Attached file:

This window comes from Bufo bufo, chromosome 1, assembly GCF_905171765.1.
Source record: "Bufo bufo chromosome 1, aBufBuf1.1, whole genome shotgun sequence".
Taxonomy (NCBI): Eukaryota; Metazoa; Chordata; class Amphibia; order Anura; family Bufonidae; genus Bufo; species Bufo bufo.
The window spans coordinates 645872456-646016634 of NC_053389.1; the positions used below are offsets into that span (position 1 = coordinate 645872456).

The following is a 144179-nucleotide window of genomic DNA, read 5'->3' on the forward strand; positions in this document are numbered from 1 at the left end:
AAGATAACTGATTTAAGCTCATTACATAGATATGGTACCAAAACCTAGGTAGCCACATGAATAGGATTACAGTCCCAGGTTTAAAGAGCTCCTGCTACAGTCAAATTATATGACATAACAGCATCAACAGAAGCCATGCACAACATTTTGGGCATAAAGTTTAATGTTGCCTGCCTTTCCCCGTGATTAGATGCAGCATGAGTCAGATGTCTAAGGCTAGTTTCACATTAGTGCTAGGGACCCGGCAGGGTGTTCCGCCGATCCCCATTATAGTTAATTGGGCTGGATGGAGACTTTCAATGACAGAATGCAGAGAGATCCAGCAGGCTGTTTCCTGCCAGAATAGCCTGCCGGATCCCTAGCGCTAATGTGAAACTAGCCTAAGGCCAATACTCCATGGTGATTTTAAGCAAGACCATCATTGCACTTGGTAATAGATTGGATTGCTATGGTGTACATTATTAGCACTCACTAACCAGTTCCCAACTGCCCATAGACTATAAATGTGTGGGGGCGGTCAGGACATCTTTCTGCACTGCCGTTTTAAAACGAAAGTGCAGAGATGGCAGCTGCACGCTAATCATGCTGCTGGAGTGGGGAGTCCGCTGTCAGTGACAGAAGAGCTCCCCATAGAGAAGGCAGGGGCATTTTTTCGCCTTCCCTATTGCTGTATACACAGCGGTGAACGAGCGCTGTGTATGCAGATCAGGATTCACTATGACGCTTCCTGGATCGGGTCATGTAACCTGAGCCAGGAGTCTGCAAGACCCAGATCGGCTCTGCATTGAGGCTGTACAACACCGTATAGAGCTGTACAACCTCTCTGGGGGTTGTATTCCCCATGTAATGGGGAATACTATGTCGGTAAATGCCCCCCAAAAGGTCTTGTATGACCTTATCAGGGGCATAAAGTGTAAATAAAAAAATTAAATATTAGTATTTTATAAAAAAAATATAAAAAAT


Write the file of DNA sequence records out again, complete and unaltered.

This window comes from Bufo bufo, chromosome 1, assembly GCF_905171765.1.
Source record: "Bufo bufo chromosome 1, aBufBuf1.1, whole genome shotgun sequence".
Taxonomy (NCBI): Eukaryota; Metazoa; Chordata; class Amphibia; order Anura; family Bufonidae; genus Bufo; species Bufo bufo.
The window spans coordinates 645872456-646016634 of NC_053389.1; the positions used below are offsets into that span (position 1 = coordinate 645872456).

The following is a 144179-nucleotide window of genomic DNA, read 5'->3' on the forward strand; positions in this document are numbered from 1 at the left end:
AAGATAACTGATTTAAGCTCATTACATAGATATGGTACCAAAACCTAGGTAGCCACATGAATAGGATTACAGTCCCAGGTTTAAAGAGCTCCTGCTACAGTCAAATTATATGACATAACAGCATCAACAGAAGCCATGCACAACATTTTGGGCATAAAGTTTAATGTTGCCTGCCTTTCCCCGTGATTAGATGCAGCATGAGTCAGATGTCTAAGGCTAGTTTCACATTAGTGCTAGGGACCCGGCAGGGTGTTCCGCCGATCCCCATTATAGTTAATTGGGCTGGATGGAGACTTTCAATGACAGAATGCAGAGAGATCCAGCAGGCTGTTTCCTGCCAGAATAGCCTGCCGGATCCCTAGCGCTAATGTGAAACTAGCCTAAGGCCAATACTCCATGGTGATTTTAAGCAAGACCATCATTGCACTTGGTAATAGATTGGATTGCTATGGTGTACATTATTAGCACTCACTAACCAGTTCCCAACTGCCCATAGACTATAAATGTGTGGGGGCGGTCAGGACATCTTTCTGCACTGCCGTTTTAAAACGAAAGTGCAGAGATGGCAGCTGCACGCTAATCATGCTGCTGGAGTGGGGAGTCCGCTGTCAGTGACAGAAGAGCTCCCCATAGAGAAGGCAGGGGCATTTTTTCGCCTTCCCTATTGCTGTATACACAGCGGTGAACGAGCGCTGTGTATGCAGATCAGGATTCACTATGACGCTTCCTGGATCGGGTCATGTAACCTGAGCCAGGAGTCTGCAAGACCCAGATCGGCTCTGCATTGAGGCTGTACAACACCGTATAGAGCTGTACAACCTCTCTGGGGGTTGTATTCCCCATGTAATGGGGAATACTATGTCGGTAAATGCCCCCCAAAAGGTCTTGTATGACCTTATCAGGGGCATAAAGTGTAAATAAAAAAATTAAATATTAGTATTTTATAAAAAAAATATAAAAAAT